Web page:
Four long-established ferry companies, Brittany Ferries, DFDS, P&O and Stena, have together signed a contract with the UK Government worth £77.6 million. Under the terms of the deal, the ferry operators will be responsible for ensuring the smooth supply of critical goods into England’s less congested ports.
Thanks to the deal, the UK Government argue that vital medical supplies and other goods „will continue to be smoothly delivered” to the country, „whatever the outcome of negotiations with the EU”.
The government say the agreement provides for a capacity equivalent to over 3,000 HGVs per week, which shall mitigate the risk of disruption when the UK leaves the EU’s single market. The ferries will operate on 9 routes serving 8 ports in areas the government believe are less likely to experience disruption. These include Felixstowe, Harwich, Hull, Newhaven, Poole, Portsmouth, Teesport and Tilbury.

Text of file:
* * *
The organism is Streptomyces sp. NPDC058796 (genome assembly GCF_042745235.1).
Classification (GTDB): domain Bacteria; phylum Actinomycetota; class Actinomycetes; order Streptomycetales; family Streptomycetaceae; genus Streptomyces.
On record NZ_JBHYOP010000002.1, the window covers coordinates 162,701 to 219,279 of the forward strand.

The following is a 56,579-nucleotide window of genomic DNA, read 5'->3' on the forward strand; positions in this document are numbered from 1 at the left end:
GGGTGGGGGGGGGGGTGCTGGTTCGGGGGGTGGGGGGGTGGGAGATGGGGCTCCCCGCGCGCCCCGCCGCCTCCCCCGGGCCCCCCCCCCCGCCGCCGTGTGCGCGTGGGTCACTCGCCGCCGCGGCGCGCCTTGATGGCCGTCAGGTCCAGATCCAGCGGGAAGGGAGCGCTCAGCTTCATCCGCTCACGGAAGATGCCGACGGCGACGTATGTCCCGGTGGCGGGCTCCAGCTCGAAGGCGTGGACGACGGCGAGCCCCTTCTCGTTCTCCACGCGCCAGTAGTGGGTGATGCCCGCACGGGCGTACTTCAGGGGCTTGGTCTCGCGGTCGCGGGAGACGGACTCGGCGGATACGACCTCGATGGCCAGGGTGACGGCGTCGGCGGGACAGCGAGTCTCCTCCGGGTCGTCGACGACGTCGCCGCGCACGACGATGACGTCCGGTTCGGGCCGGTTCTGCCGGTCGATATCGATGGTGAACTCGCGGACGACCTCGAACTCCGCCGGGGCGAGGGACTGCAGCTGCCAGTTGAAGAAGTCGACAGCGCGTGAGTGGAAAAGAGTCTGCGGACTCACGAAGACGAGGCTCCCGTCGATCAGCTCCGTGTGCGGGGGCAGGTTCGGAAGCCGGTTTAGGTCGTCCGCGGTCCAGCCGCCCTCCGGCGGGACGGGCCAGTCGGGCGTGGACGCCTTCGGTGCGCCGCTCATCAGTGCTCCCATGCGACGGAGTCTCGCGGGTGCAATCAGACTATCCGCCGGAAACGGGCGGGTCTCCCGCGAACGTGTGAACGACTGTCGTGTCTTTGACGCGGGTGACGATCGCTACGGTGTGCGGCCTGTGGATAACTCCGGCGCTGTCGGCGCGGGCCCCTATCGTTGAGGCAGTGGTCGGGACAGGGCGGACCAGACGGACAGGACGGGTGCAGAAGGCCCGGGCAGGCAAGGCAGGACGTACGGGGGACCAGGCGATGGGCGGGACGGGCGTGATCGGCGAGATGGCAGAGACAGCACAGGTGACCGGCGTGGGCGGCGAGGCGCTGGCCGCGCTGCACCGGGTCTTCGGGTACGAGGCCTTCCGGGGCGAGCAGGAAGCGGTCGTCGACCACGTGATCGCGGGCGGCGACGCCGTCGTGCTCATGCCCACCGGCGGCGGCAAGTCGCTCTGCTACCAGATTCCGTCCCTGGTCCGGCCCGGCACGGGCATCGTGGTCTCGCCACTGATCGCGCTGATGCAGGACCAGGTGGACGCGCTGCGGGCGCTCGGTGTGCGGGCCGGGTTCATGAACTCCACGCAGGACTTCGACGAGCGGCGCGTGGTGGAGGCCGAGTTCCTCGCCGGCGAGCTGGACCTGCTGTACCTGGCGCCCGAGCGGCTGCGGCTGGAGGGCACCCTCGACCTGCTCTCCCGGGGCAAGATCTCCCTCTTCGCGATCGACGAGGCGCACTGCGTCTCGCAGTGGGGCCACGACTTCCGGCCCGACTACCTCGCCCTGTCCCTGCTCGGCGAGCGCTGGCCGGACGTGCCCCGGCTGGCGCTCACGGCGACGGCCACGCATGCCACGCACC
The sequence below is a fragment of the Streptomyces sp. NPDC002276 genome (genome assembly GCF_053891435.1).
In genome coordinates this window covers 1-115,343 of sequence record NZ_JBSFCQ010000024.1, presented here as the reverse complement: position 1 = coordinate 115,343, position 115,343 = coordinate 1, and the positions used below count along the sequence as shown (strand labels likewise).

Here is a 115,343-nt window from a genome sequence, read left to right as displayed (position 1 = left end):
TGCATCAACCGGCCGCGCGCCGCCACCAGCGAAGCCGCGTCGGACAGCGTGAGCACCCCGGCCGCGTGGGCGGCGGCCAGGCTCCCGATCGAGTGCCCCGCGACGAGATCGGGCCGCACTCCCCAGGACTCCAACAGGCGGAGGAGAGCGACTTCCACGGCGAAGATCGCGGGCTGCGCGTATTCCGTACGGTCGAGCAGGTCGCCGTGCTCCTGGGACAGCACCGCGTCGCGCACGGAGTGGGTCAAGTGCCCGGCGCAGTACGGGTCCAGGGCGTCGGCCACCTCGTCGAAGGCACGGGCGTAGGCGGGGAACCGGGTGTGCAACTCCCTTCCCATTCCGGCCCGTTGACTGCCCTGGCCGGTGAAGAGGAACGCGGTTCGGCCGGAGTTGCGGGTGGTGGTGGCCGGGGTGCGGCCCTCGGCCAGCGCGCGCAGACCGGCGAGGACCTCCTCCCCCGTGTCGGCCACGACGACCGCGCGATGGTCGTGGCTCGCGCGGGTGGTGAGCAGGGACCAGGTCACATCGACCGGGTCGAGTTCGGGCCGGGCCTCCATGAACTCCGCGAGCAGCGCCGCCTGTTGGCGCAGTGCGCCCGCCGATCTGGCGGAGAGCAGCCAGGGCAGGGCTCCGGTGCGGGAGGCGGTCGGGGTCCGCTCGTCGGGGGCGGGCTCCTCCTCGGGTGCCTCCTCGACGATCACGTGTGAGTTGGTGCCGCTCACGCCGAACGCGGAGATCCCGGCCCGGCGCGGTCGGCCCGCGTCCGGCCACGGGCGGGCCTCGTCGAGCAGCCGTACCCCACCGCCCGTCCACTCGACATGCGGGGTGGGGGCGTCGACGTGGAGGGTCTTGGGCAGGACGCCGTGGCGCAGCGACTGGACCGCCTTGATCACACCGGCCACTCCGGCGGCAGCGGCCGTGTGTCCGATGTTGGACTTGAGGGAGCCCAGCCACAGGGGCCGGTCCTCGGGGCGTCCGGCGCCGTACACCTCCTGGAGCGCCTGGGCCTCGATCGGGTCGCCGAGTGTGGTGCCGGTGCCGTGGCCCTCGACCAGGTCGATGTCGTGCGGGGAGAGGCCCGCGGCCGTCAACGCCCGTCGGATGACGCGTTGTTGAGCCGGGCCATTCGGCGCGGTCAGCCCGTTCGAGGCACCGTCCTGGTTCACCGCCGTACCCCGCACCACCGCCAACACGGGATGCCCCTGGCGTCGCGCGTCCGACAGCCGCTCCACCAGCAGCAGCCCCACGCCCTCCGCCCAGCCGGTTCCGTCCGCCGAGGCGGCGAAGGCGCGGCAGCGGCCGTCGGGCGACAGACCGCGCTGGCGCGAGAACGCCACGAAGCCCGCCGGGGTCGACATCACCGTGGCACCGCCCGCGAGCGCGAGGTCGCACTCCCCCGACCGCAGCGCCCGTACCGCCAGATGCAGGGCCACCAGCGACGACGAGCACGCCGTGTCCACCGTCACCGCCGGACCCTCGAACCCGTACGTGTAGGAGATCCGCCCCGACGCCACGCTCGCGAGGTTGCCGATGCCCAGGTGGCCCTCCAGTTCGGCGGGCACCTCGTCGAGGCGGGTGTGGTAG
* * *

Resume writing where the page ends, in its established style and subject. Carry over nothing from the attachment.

The UK’s Transport Secretary, Grant Shapps, has expressed confidence that the deal will allow critical goods to enter the country from the moment the transition period ends:
Securing these contracts ensures that irrespective of the outcome of the negotiations, lifesaving medical supplies and other critical goods can continue to enter the UK from the moment we leave the EU.
The contracts with the ferry operators will come into effect on January 1st 2021 and shall last for 6 months. Interestingly, only one of the 4 companies, P&O, are headquartered in the UK, with the 3 others all based in EU countries.
Meanwhile, the UK Government have also announced that an additional £17 million is to be invested into a major rail upgrade to freight services in Southampton. Just as is the case with the aforementioned ferry contract, the rail investment is intended to facilitate the seamless flow of goods across the country.
Photo credit: Patrick GUEULLE / Portsmouth continental ferry port